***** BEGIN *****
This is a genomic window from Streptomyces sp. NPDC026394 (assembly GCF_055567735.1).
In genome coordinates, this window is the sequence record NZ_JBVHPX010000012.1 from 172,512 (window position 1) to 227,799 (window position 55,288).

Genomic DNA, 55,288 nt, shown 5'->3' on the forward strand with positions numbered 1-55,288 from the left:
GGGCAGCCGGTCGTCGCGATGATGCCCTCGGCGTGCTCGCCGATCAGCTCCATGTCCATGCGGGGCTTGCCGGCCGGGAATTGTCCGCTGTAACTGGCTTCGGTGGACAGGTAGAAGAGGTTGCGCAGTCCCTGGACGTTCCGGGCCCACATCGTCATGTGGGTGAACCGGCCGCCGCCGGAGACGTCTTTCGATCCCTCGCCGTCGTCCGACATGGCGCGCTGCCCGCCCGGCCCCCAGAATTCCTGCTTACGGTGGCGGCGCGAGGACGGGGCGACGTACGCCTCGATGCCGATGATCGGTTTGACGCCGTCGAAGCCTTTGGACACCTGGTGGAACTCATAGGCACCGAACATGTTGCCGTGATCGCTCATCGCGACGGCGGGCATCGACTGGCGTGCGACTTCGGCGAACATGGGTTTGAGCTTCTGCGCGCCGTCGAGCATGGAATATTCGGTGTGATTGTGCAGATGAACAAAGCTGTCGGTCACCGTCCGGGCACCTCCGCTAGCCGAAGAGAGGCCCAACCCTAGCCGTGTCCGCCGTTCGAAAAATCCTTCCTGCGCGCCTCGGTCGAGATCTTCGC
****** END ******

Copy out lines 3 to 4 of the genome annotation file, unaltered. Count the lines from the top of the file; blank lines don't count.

Genomic DNA, 55,288 nt, shown 5'->3' on the forward strand with positions numbered 1-55,288 from the left:
GGGCAGCCGGTCGTCGCGATGATGCCCTCGGCGTGCTCGCCGATCAGCTCCATGTCCATGCGGGGCTTGCCGGCCGGGAATTGTCCGCTGTAACTGGCTTCGGTGGACAGGTAGAAGAGGTTGCGCAGTCCCTGGACGTTCCGGGCCCACATCGTCATGTGGGTGAACCGGCCGCCGCCGGAGACGTCTTTCGATCCCTCGCCGTCGTCCGACATGGCGCGCTGCCCGCCCGGCCCCCAGAATTCCTGCTTACGGTGGCGGCGCGAGGACGGGGCGACGTACGCCTCGATGCCGATGATCGGTTTGACGCCGTCGAAGCCTTTGGACACCTGGTGGAACTCATAGGCACCGAACATGTTGCCGTGATCGCTCATCGCGACGGCGGGCATCGACTGGCGTGCGACTTCGGCGAACATGGGTTTGAGCTTCTGCGCGCCGTCGAGCATGGAATATTCGGTGTGATTGTGCAGATGAACAAAGCTGTCGGTCACCGTCCGGGCACCTCCGCTAGCCGAAGAGAGGCCCAACCCTAGCCGTGTCCGCCGTTCGAAAAATCCTTCCTGCGCGCCTCGGTCGAGATCTTCGC